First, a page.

Why Idriss Deby’s fifth term win as president is not exactly a surprise for Chad
Chad’s longest serving president, Idriss Itno Deby, has just extended his rule for a fifth time, following his big win in the Chad presidential elections held in the country’s capital city, N’Djamena on April 10. Deby’s victory happened despite certain controversies surrounding his bid for the position which recently reflected in Chad’s nationwide protests. And before now, Chadians have protested against Deby’s rule in the form of failed coups.
According to the electoral body in Chad who announced his victory yesterday, Deby defeated his opponents in the presidential elections by garnering 61.56 percent of the votes that were cast.
While many Chadians may not be excited about the 63-year-old president’s reelection, a number of events have played out both historically and contemporarily in Chad to suggest that his present victory is anything but a surprise.
Idriss deby: A very brief political history
In the year 1990, Idriss Deby seized absolute power in N’Djamena following a coup d’état in which he successfully overthrew his predecessor and former ally, Hissene Habre. According to him, his reign was going to lead Chad into an era of democracy and political stability. Deby occupied the most powerful office in Chad unofficially for the next six years. After 1996, it became crystal clear that the democracy he promised might never have been part of the plan.
ALL his elections have been controversial
Granted, Deby paved the way for history to be made in Chad by establishing the multiparty system of elections in the country and this was supposed to be a good thing for Chad. Interestingly enough, the system appears to be tailored to suit just Deby, as no other individual has been president in the last 25 years.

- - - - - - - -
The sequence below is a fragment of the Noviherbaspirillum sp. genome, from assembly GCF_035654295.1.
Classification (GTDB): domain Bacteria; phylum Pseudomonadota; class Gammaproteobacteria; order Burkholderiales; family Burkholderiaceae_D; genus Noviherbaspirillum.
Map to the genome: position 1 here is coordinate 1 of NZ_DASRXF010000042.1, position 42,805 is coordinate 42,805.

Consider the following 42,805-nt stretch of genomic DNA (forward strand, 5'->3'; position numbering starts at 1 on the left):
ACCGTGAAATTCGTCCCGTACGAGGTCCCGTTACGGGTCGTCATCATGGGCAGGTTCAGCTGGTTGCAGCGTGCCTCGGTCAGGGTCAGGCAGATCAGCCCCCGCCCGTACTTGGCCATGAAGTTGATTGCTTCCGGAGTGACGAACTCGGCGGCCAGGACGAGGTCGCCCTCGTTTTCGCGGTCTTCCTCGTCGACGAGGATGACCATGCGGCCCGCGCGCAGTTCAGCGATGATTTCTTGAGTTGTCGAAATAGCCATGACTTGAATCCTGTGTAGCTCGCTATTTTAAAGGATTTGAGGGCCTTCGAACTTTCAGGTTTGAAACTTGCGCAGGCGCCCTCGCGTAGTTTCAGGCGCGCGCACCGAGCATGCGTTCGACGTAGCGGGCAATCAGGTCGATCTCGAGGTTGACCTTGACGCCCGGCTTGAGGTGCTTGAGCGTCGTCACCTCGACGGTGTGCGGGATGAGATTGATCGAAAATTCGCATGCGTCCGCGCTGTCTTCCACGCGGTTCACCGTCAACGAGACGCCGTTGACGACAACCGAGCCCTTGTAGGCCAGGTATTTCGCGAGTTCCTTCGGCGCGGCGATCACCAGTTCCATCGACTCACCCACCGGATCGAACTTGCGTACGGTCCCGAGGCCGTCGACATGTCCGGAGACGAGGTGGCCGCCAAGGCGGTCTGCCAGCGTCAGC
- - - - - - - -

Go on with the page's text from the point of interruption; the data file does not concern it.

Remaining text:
The three presidential elections held since 1990 have all been tagged frauds, and Chadians have risen up against Deby in one form or another since. The president of Chad has equally received criticism over his corruptly run administration, fraught with human rights abuses and oppression. As a matter of fact, in 2005 Deby eliminated the presidential term limits.
Suffice to say, the citizens of Chad didn’t think that Deby would be leaving his coveted office any time soon.
The president ‘knows what’s best’ for Chad
Deby promises that he would reinstate the term limits which were done away with in 2005 when Chad’s life “was in danger” during his current tenure. And why shouldn’t anyone believe him? The number one Chadian who is currently the Chairman of the African Union managed to boost the country’s economy significantly with help from oil revenue while playing a crucial role in the fight against Boko Haram in Sub-Saharan Africa.
However, the numerous other broken promises that hang over Deby’s almost three-decade-long rule which have largely inhibited democracy and freedom, along with the increasing displeasure of Chadians as regards their socio-economic conditions and gross acts of human rights abuse by those close to him as well as under his command probably do not represent a source of hope for change in Chad any time soon.
Sit-tight leadership has become a sort of norm in many African countries, with leaders like Deby championing and defending the cause as that which is intended for the political and economic benefit of the citizens in such countries. Yet these ‘benefits’ are usually rejected by the people, seeing as they are accompanied with prominent features such as violence and corruption.
Despite all of this, it appears that this system of leadership is a trend that might outlive most on the continent.
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